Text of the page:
Don't think it's a commie thing: America has had that in law since the Buy American Act of 1933, later strengthened in specific areas by laws such as the American Recovery and Reinvestment Act 2009 and the Surface Transportation Assistance Act 1982.

      They specify that the government needs to make all purchases from American companies by preference, even if they are more expensive. Only if no American company can be found to supply the required item can they consider importing from another country. It's a blatant form of protectionism.

      1. Anonymous Coward
        Anonymous Coward

        Re: A decent market

        It may be protectionism, but in at least some areas it's a justifiable form of protectionism since the government is innately involved in State Secrets. Outsourcing inevitably raises the espionage risk.

        1. Anonymous Coward
          Anonymous Coward

          Re: A decent market

          "Outsourcing inevitably raises the espionage risk."

          There is that. But the Yanks having all but confirmed that theory, they invite the Russians and Chinese to conclude that no US companies or technology can be trusted. So, the NSA have worked diligently to freeze US corporations out of the half of the world that don't get on with the US. Go team NSA!

          Meanwhile, the Europeans continue to play nicely with Uncle Sam, happily paying extortionate sums for the "services" of untrustworthy US IT and BPO corporations, and (because that's not enough) then letting their own intelligence agencies hand over all and any data the US ask for, including commercial secrets, citizens personal data, and head of state phone calls.

          The answer would appear to be "Europeans", in which case the question must be "who's the patsy?"

          1. DougS Silver badge

            @Ledswinger

            But the Yanks having all but confirmed that theory, they invite the Russians and Chinese to conclude that no US companies or technology can be trusted. So, the NSA have worked diligently to freeze US corporations out of the half of the world that don't get on with the US

            ...

            They didn't "invite" this, they were just foolhardy enough that to think that they could keep their activities a secret or at least a tinfoil hat level theory. Edward Snowden showed them the error of their ways - this is why there's so much outrage directed at him. They don't care about most of their secrets, but the extent of the cooperation (if you can call it that when it was done under implied threat) from US corporations to the NSA's spying was something they really believed they could keep under wraps. If Snowden hadn't blown the whistle, all it would have taken would be for a couple highly placed people in companies like Cisco to risk the possible consequences of disclosure.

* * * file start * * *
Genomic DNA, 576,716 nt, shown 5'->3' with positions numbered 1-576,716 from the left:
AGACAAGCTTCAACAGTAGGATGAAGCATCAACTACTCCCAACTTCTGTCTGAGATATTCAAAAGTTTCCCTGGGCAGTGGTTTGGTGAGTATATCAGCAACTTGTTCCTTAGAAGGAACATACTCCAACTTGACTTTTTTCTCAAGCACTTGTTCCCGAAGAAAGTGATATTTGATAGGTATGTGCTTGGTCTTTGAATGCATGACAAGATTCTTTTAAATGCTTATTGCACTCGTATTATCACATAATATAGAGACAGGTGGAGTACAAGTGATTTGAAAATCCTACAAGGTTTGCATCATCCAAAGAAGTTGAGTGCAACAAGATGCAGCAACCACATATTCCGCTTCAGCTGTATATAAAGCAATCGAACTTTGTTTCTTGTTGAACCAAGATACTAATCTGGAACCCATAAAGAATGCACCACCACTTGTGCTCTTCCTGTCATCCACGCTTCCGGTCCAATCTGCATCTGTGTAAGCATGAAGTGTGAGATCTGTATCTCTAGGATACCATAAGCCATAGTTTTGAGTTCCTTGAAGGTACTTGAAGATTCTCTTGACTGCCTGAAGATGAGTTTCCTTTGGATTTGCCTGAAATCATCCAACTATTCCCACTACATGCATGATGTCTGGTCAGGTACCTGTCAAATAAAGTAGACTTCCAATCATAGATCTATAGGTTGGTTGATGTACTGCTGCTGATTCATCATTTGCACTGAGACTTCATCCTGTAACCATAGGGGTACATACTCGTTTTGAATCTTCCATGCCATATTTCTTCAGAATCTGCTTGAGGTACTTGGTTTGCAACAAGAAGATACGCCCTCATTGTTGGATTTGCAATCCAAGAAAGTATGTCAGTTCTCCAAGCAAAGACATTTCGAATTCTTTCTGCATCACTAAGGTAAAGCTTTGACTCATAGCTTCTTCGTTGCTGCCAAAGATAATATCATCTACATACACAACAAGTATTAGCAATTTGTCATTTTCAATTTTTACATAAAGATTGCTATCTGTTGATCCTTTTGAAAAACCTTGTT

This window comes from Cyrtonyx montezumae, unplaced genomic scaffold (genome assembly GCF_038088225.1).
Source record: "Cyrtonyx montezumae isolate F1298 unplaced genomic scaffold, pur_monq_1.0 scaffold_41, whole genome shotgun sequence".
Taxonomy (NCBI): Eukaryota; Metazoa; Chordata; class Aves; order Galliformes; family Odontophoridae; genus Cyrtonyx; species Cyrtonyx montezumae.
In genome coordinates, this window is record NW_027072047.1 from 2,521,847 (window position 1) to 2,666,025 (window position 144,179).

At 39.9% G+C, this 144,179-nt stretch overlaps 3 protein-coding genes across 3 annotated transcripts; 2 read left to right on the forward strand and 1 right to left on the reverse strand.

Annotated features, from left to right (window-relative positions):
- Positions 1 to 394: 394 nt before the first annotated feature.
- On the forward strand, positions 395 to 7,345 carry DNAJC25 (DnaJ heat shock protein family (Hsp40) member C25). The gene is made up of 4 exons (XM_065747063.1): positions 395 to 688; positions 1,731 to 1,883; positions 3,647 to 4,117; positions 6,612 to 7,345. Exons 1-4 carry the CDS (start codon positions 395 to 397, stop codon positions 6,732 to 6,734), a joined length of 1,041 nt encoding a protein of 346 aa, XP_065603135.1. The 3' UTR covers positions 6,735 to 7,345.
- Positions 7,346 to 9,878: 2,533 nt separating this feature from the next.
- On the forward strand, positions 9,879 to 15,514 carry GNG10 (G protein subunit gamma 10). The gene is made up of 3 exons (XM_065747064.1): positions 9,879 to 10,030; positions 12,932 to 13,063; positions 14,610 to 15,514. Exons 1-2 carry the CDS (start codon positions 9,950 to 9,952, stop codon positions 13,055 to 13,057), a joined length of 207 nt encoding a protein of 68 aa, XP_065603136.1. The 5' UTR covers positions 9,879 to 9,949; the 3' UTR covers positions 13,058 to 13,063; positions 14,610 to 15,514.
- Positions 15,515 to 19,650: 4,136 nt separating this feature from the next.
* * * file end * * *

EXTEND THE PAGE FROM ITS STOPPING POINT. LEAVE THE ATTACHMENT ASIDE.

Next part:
The thing is, China surely does this to an even larger extent given their political and economic structure. Like the US, they surely spy on their friends as well as their enemies. China signed a "no spying" agreement with Russia that presumably gives Putin a way to buy gear from China instead of the US but probably guarantees him and his cronies kickbacks which is the real reason behind it all. Most counties in the world, whether they are more friendly to the US or more friendly to China, don't want to be spied on by either. If I were them I'd use a mixture of equipment from both, so neither could easily get the full picture (i.e. if you can walk through "your" firewall you gotta hack your way through the other guy's firewall behind it)

  8. DainB Bronze badge

    $3500 for a desktop version

    If you believe Russian news sites

  9. Jess

    The processing power is irrelevant.

    The majority of the work these things will do would be the same as that done on current machines with windows 7, and in the past on Pentium 2 machines with XP and before that 486 machines with Windows 95. (Prior to that on DOS and CP/M).

    You just don't put on all the bells and whistles that aren't needed.

    Anything that needs more power would stay on the current hardware, until the local stuff catches up.

  10. Michael H.F. Wilkinson Silver badge
    Joke

    So in Russia ....

    2015 will finally be the year of the Linux desktop?

    Sorry, even as a long term Linux user, I just couldn't resist.

  11. MCG

    Okay... no NSA backdoors. But what about FSB ones?

  12. naive

    At least they do something about it, instead of just whining

    Even 65nm and 800MHz seem better then to just whine about those nasty US guys spying on us with their gear riddled with back doors, and do nothing about it. An Android compatibility layer would make sense, so there are more apps, now they have the issue of lacking x86/Windows binary compatibility at the same time.

    See how it works out, it would have been easier for them to have acquired AMD licenses a few years ago and build on that.

  13. This post has been deleted by its author

    1. Anonymous Coward
      Anonymous Coward

      Re: Nobody considered world war?

      You don't think the US military are aware of the threat of EMP and have taken steps to harden them against that? And if an EMP can be made that can overwhelm any electronics known to man, hardened or not, credits to milos the US military has the capability, too, which renders any homegrown technology built by any adversarial power moot; it's just as vulnerable as the American tech.